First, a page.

- a collection of fluid in the pericardial space which puts pressure on the ventricles of the heart and limits it ability to fill and pump effectively.
- The end result is ineffective pumping of blood, shock, and often death.
- Cardiac tamponade occurs when the pericardial space fills up with fluid faster than the pericardial sac can stretch.
- Tamponade leads to obstructive shock which reduces pre-load (and reduces CO) and eventual cardiac arrest with pulseless electrical activity.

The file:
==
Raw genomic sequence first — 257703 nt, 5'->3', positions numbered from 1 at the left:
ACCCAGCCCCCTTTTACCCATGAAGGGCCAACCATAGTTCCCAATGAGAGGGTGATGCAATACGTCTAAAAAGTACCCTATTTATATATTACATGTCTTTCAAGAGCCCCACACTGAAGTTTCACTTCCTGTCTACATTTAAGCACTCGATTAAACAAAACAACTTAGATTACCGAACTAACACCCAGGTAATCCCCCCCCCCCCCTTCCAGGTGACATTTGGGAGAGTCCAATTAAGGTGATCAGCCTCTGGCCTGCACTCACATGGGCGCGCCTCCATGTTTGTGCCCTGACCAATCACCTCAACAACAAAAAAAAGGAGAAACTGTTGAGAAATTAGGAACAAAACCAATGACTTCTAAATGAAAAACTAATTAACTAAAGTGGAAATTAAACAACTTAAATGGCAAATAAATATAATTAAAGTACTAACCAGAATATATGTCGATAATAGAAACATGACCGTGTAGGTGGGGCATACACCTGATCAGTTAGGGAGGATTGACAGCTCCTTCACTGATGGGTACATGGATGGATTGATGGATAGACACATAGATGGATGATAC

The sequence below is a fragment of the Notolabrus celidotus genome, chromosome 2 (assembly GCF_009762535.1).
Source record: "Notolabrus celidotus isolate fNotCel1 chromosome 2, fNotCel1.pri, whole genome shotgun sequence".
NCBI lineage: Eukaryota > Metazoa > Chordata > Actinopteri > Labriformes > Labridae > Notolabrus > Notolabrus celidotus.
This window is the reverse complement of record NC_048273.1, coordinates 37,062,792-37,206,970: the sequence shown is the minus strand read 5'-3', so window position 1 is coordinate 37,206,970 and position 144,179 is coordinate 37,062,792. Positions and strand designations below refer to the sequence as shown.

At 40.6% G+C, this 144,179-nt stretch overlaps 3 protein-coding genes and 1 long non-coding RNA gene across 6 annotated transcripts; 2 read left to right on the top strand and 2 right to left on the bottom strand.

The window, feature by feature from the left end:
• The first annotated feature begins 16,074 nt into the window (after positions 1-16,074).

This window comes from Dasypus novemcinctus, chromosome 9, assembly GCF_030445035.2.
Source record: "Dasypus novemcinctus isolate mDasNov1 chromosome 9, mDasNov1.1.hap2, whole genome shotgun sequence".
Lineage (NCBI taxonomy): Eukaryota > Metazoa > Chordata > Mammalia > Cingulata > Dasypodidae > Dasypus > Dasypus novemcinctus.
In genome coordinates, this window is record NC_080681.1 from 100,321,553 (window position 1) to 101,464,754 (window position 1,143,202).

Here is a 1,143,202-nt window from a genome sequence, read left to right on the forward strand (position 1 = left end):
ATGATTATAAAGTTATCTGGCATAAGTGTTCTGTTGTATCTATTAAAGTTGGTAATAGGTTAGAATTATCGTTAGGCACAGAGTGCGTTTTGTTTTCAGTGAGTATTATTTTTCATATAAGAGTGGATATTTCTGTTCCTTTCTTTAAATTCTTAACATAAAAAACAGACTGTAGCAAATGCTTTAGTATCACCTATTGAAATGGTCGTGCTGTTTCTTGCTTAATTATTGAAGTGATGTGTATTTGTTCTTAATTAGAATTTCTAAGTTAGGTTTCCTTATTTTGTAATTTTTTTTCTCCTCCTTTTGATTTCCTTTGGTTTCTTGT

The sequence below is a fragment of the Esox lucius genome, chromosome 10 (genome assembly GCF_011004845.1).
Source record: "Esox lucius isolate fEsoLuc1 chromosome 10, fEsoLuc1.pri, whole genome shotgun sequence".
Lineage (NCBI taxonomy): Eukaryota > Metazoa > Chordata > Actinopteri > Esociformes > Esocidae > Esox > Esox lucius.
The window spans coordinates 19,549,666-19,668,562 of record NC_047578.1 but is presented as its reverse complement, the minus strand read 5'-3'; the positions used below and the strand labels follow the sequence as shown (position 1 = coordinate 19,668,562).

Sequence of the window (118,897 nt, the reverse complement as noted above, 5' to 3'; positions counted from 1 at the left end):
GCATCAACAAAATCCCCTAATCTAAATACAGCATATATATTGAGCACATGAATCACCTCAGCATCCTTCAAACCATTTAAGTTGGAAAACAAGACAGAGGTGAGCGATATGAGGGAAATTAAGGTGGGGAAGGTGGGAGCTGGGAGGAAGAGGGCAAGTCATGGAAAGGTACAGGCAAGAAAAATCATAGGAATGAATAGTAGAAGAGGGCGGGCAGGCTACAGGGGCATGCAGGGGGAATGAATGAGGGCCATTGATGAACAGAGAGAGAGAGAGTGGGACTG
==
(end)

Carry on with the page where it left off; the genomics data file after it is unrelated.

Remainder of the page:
- One of the most common settings for cardiac tamponade is in the first 24 to 48 hours after heart surgery
- Classical cardiac tamponade presents three signs, known as Beck’s triad. Hypotension, jugular-venous distension, and muffled heart sounds.
- Other signs of tamponade include pulsus paradoxus (a drop of at least 10mmHg in arterial blood pressure on inspiration), and ST segment changes on the electrocardiogram, which may also show low voltage QRS complexes (due to reduced ventricular activity).
- Diagnosis best made by echo (=enlarged pericardium or collapsed ventricles)
- CXR = ‘large globular / hot water bottle’ heart